Can you hear me now?

February 8, 2011

By Allison Int-Hout

Ham Radio Support Group member Ross Morris operates a ham radio in the mobile communication station. By Allison Int-Hout

An earthquake that brings people to their knees, a window-shattering explosion or flood waters surging through the city’s streets — before the trembling subsides or the water settles, life without telephone, Internet and electricity begins.

These disastrous events, which would lead most people to panic, are precisely the type of situations to which certain Issaquah community members are trained to respond.

Radioing out of a trailer doubling as a communications station in the Issaquah Police Department parking lot Jan. 29, the Issaquah Ham Radio Support Group played out a possible emergency scenario, testing their equipment during a Washington State Emergency Operations Center 5th Saturday Exercise.

“King County does a quarterly exercise where all the ham radio groups test to make sure they can talk across the state,” said Mike Crossley, the Issaquah Radio Amateur civil emergency service officer.

During the EOC exercise, the Issaquah Ham Radio Support Group communicated with other EOC locations throughout the state, including Camp Murray in Tacoma.

Also participating in the event was the Issaquah Community Emergency Response Team, a group sponsored by the Issaquah Citizen Corps, which is trained to provide support in emergency and nonemergency situations. Members of the Issaquah CERT operated ham radios during the drill and also performed rapid impact surveys throughout the area.

“They are just there to do a rapid look around,” Erich Wiesinger said about the surveys. “They are looking for what is working, what isn’t and things that interest the city, such as large structures or water lines.”

Wiesinger, a CERT member and participant in the Issaquah Ham Radio Support Group, said it is important to integrate CERT and ham radio operations, especially during the surveys.

“It’s good to have ham operators within each CERT zone,” he said. “If everything comes apart, you want them to be able to communicate with the emergency operation center over at the police department.”

Sherri Kehnamer, an Issaquah Ham Radio Support Group member for about a year and a half, is also a CERT participant.

“The reason I got into ham radio to start with was emergency preparedness,” she said. “I think taking an attitude that you should be self-sufficient and take care of yourself is the right approach to life in general, and to being prepared in an emergency.”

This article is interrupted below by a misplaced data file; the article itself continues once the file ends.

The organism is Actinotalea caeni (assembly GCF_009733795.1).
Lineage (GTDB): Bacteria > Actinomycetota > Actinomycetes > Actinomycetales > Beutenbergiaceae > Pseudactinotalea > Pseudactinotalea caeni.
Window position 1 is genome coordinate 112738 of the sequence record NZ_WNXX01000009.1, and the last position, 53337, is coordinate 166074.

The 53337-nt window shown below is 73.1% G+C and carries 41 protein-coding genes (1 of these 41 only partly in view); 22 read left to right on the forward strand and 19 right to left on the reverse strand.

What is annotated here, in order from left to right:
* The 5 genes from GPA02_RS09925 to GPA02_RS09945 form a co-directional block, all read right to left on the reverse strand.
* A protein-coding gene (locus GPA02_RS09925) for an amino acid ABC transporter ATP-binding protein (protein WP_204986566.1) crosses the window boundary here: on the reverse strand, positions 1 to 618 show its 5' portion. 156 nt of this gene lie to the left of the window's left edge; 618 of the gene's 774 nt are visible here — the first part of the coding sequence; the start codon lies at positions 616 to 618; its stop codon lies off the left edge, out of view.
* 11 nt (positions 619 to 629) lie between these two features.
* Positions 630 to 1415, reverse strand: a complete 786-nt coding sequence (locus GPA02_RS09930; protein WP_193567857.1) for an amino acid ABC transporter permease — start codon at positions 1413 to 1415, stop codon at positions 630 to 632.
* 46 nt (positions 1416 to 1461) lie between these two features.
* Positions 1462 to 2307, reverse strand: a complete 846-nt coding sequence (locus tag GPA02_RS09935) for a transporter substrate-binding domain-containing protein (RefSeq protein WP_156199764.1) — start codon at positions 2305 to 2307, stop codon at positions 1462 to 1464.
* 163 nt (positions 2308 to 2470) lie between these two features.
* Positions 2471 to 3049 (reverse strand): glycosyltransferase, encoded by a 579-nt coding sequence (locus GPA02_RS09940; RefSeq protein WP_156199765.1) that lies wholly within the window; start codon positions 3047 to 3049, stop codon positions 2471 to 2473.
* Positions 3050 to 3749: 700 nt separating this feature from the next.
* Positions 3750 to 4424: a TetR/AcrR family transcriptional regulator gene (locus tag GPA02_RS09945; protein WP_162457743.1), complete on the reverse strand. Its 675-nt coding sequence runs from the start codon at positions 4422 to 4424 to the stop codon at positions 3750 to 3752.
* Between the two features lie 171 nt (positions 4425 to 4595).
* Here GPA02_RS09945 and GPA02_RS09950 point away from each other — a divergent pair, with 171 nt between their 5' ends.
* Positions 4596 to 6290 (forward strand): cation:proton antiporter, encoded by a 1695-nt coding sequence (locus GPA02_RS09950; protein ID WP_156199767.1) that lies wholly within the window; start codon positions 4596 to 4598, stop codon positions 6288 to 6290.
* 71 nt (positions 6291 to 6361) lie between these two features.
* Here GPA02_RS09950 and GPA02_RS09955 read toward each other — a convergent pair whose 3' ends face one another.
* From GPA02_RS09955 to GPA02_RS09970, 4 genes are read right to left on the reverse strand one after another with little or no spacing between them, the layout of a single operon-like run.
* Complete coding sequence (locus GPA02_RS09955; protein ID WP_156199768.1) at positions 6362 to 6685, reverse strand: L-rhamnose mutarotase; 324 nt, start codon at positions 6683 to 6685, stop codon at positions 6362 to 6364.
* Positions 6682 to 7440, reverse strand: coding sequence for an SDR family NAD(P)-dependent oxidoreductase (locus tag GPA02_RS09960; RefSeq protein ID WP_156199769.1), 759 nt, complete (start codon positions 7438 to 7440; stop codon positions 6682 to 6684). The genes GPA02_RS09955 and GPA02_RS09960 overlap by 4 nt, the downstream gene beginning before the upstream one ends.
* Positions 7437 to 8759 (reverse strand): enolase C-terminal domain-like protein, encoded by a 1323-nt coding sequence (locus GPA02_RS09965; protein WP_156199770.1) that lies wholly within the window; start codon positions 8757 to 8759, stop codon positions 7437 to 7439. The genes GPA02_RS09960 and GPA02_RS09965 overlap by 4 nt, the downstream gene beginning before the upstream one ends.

Crossley said he wanted to emphasize youth participation in the event and encourage other young people to get involved in ham radio.

“Some of our young members are the best radio operators we have,” he said.

Tommy Chittenden, 17, was one of the young operators at the drill; he said he got his radio operator license six months ago. He said the process to receive the ham radio license — taking a course online and then passing the test — is fairly easy, and that he has always been interested in technical things like this.

“I’m thinking of going into electrical engineering in college,” Tommy said, “and I think radio is pretty cool.”

Issaquah Ham Radio Support Group member Brad Dennis attended the drill with both of his sons, Johnny, 11, and Stephen, 13, who encouraged other children to take part in ham radio. They recommended that children looking to get involved take classes through the Lake Washington Ham Club.

“They put classes on that are really geared towards kids,” Dennis said. “They’re trying to get it so that when they grow up, they join a group like this.”

Stephen said he recently made contact with people in Australia and Antarctica. He also described the fun ham radio events available to youths in the area, like the ham radio field day.

“We string antennas all over a park and then talk on the radios,” Stephen said. “We try to make as many contacts as we can.”

Both boys participate in the Internet Radio Linking Project, which connects ham radio operators to other operators all over the world via the Internet.

The Ham Radio Support Group has about 15 active members, Crossley said, and roughly 15 additional reserve members.

Allison Int-Hout is a student in the University of Washington Department of Communication News Laboratory. Comment at

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